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PayPal Change of Policy

PayPal is updating its Terms of Service - and this impacts Restricted Activities:

Section 10.3
If a PayPal user engages in any restricted activities as defined by the PayPal User Agreement, we’ve added language to Section 10.3 that allows PayPal to suspend your eligibility for PayPal Purchase Protection and/or PayPal Seller Protection.

The revised section 10.3 reads as follows:

10.3 Actions by PayPal - Restricted Activities. If PayPal, in its sole discretion, believes that you may have engaged in any Restricted Activities, we may take various actions to protect PayPal, other Users, other third parties, or you from Reversals, Chargebacks, Claims, fees, fines, penalties and any other liability. The actions we may take include but are not limited to the following:

  1. We may close, suspend, or limit your access to your Account or the PayPal Services (such as limiting access to any of your Payment Methods, and/or your ability to send money, make withdrawals, or remove financial Information). Use the Report Form link to request information in connection with an account limitation, hold or reserve – to access the Report Form, go to https://www.paypal.com/us/webapps/helpcenter/helphub/home/?dwf=neg_infolimit
  2. We may suspend your eligibility for PayPal Purchase Protection and/or PayPal Seller Protection (Emphasis mine)
  3. We may contact Users who have purchased goods or services from you, contact your bank or credit card issuer, and/or warn other Users, law enforcement, or impacted third parties of your actions;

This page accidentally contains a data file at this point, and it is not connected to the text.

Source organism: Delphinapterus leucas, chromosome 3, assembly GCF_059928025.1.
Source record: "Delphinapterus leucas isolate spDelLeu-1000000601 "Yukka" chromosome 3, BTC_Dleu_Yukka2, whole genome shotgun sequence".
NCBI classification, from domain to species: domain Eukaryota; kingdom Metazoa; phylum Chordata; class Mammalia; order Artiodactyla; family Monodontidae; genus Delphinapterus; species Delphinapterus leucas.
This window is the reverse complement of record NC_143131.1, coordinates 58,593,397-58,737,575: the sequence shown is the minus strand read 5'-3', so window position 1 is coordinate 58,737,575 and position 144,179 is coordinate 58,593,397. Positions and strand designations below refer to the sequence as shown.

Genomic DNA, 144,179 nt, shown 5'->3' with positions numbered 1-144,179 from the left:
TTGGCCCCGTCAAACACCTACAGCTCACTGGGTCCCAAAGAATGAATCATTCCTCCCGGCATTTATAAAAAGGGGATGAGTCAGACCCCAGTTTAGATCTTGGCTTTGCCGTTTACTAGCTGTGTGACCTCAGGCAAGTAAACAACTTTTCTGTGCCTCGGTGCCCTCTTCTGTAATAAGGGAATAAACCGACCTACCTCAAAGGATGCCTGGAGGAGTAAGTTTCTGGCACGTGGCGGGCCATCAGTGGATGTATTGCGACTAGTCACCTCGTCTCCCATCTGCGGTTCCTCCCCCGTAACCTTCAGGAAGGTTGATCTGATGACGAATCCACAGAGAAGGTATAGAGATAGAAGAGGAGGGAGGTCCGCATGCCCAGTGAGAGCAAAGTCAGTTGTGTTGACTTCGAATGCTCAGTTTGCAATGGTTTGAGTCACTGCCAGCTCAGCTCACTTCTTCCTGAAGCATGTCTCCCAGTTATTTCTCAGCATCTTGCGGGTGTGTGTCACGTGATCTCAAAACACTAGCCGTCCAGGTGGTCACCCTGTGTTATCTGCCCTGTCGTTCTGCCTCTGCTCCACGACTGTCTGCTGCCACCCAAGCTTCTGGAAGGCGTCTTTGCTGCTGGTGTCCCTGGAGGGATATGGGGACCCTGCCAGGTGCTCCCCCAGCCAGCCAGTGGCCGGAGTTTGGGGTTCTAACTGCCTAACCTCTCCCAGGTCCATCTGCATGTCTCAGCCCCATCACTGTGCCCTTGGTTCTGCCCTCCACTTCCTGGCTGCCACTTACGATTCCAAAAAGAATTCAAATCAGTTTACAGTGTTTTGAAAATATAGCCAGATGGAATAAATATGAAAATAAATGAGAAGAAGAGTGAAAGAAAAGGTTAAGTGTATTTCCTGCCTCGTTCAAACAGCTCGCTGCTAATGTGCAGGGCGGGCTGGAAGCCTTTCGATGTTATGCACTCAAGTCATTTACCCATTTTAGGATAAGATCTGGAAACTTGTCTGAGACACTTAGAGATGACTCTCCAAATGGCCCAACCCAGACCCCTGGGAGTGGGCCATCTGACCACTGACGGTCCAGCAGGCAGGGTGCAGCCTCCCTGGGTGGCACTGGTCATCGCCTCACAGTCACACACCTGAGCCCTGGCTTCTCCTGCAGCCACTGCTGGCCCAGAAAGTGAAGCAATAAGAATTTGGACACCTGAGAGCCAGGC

4. We may update inaccurate Information you provided us;
  5. We may refuse to provide the PayPal Services to you in the future;
  6. We may hold your Balance for up to 180 Days if reasonably needed to protect against the risk of liability or if you have violated our Acceptable Use Policy;
  7. We may take legal action against you; and
  8. If you violate the PayPal Acceptable Use Policy, then in addition to the above actions you will be liable to PayPal for the amount of PayPal's damages caused by your violation of the Acceptable Use Policy. You acknowledge and agree that $2,500.00 USD per violation of the Acceptable Use Policy is presently a reasonable minimum estimate of PayPal's actual damages considering all currently existing circumstances, including the relationship of the sum to the range of harm to PayPal that reasonably could be anticipated because, due to the nature of the violations of the Acceptable Use Policy, actual damages would be impractical or extremely difficult to calculate. PayPal may deduct such damages directly from any existing Balance in the offending Account or any other Account you control.
  9. PayPal, in its sole discretion, reserves the right to terminate this Agreement, access to its website, or access to the PayPal Services for any reason and at any time upon notice to you and payment to you of any unrestricted funds held in your Balance.

There's also a clause about them texting/calling you, earlier on the linked page, that part of their terms of use is that by contacting them via phone gives them the right to use that phone number to contact you for whatever business-related reason they can come up with.

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Comments

( 23 comments — Leave a comment )